The real meaning of Niall Ferguson’s John Maynard Keynes-was-gay jibe

From The American Prospect:

JohnJohn Maynard Keynes was the sexiest economist who ever lived. This might seem like half-hearted praise since in our mind’s eye the typical economist appears as a dowdy and almost always balding man, full of prudential advice about thrift and the miracle of compound interest. Keynes, with his caterpillar moustache and mesmerizing bedroom eyes, cut a more dashing figure. He had many lovers of both genders, and was married to one of the great beauties of the age, the ballerina Lydia Lopokova. His genius at playing the stock market allowed him to enjoy the life of bon vivant, socializing with the writers and artists of the Bloomsbury group such as Virginia Woolf and E.M. Forster rather than dull number crunchers he knew at Cambridge and in the British Treasury. While other economists focused on maximizing economic growth, Keynes wanted to go further and maximize the pleasures of life. Given all this, it’s perhaps not surprising that a much-publicized recent attack on the Keynesian policy of using government deficits to overcome economic recession resorted to homophobia to discredit it. Last Friday, in a question and answer session following his lecture, Harvard historian Niall Ferguson startled his audience at the Altegris Strategic Investment Conference in California by calling Keynes a childless gay man who couldn’t give his wife conjugal satisfaction and had no concern for the impact of deficits on posterity. A storm of criticism followed, and in an effort to salvage his reputation, Ferguson—a vocal critic of both President Obama’s mild stimulus policies and the more ambitious Keynesianism of economists like Paul Krugman—quickly and comprehensively apologized, saying his original remarks were “stupid as they were insensitive” and “disagreements with Keynes’s economic philosophy have never had anything to do with his sexual orientation.” Ferguson’s gaffe came in the wake of the recent news that an influential 2010 study by his Harvard colleagues Carmen Reinhart and Kenneth Rogoff, which had seemed to show a hard threshold beyond which deficits hampered economic growth, turned out to depend heavily on an Excel spread sheet error as well as other elementary methodological flaws. While austerity’s advocates have enjoyed an inexplicable ascendancy in the political world since the beginning of the current great recession, the scrutiny of Ferguson as well as Reinhart and Rogoff has put deficit hawks on the intellectual defensive.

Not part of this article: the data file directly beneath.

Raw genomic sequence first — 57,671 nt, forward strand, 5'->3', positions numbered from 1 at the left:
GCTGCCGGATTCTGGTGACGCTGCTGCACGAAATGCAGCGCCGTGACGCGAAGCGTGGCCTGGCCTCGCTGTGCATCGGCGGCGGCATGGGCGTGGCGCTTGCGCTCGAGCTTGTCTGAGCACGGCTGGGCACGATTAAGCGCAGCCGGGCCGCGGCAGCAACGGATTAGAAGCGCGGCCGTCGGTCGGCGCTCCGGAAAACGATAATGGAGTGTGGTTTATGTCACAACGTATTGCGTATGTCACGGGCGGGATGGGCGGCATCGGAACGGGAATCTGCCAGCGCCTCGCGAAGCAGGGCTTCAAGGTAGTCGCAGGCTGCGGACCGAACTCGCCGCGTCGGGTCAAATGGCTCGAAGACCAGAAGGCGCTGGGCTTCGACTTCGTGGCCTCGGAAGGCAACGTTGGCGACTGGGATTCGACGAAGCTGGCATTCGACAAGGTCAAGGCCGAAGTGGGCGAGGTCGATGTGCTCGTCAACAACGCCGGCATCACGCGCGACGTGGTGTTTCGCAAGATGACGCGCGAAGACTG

Ferguson’s repudiation of his original homophobic comments should be commended. But Ferguson has a history of making jibes about Keynes’s sexuality. University of Michigan economist Justin Wolfers called attention to the fact that in Ferguson’s 1999 book The Pity of War, Keynes is described as being depressed by World War I, in part, because “the boys he liked to pick up in London all joined up.” Later in the same book, Ferguson toys with the idea that Keynes may have been influenced to become a harsh critic of the Treaty of Versailles by an attraction to the German negotiator Carl Melchior. (Its embarrassing to have to refute arrant nonsense with facts and logic, but Keynes was likely depressed by the war because he didn’t like pointless mass slaughter, while his Treaty of Versailles critique was vindicated by the post-war political and economic chaos he predicted). But there is something deeper and weirder going on here. Homophobic slurs against Keynes, it turns out, have a long pedigree. As both Berkeley economist Brad DeLong and the Washington Monthly’s Kathleen Geier have documented, the attempt to dismiss Keynes as someone heedless about the future because he was a childless gay man has been a staple of conservative thought for nearly seven decades.

More here.